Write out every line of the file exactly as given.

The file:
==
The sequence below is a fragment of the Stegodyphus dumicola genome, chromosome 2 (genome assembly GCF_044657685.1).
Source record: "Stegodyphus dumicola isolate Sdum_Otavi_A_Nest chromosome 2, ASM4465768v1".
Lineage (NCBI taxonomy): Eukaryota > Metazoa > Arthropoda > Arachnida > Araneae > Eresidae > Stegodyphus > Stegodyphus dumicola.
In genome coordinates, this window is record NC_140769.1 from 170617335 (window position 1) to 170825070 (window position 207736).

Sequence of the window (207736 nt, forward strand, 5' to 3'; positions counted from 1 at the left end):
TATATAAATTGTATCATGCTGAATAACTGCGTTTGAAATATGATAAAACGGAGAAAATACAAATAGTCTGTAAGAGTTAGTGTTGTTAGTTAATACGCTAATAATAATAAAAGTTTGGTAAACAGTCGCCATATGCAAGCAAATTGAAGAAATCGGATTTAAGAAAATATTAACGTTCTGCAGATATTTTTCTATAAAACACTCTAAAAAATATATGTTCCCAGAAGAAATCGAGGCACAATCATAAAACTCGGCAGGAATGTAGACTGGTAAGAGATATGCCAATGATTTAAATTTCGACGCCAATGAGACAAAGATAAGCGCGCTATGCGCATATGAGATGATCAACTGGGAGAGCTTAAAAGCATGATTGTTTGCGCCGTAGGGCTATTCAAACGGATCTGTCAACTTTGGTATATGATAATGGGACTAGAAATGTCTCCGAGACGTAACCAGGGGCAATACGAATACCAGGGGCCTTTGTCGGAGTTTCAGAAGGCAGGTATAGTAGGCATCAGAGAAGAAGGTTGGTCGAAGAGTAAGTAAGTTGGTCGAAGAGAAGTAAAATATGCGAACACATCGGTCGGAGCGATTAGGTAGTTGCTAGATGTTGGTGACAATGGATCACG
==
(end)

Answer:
The sequence below is a fragment of the Stegodyphus dumicola genome, chromosome 2 (genome assembly GCF_044657685.1).
Source record: "Stegodyphus dumicola isolate Sdum_Otavi_A_Nest chromosome 2, ASM4465768v1".
Lineage (NCBI taxonomy): Eukaryota > Metazoa > Arthropoda > Arachnida > Araneae > Eresidae > Stegodyphus > Stegodyphus dumicola.
In genome coordinates, this window is record NC_140769.1 from 170617335 (window position 1) to 170825070 (window position 207736).

Sequence of the window (207736 nt, forward strand, 5' to 3'; positions counted from 1 at the left end):
TATATAAATTGTATCATGCTGAATAACTGCGTTTGAAATATGATAAAACGGAGAAAATACAAATAGTCTGTAAGAGTTAGTGTTGTTAGTTAATACGCTAATAATAATAAAAGTTTGGTAAACAGTCGCCATATGCAAGCAAATTGAAGAAATCGGATTTAAGAAAATATTAACGTTCTGCAGATATTTTTCTATAAAACACTCTAAAAAATATATGTTCCCAGAAGAAATCGAGGCACAATCATAAAACTCGGCAGGAATGTAGACTGGTAAGAGATATGCCAATGATTTAAATTTCGACGCCAATGAGACAAAGATAAGCGCGCTATGCGCATATGAGATGATCAACTGGGAGAGCTTAAAAGCATGATTGTTTGCGCCGTAGGGCTATTCAAACGGATCTGTCAACTTTGGTATATGATAATGGGACTAGAAATGTCTCCGAGACGTAACCAGGGGCAATACGAATACCAGGGGCCTTTGTCGGAGTTTCAGAAGGCAGGTATAGTAGGCATCAGAGAAGAAGGTTGGTCGAAGAGTAAGTAAGTTGGTCGAAGAGAAGTAAAATATGCGAACACATCGGTCGGAGCGATTAGGTAGTTGCTAGATGTTGGTGACAATGGATCACG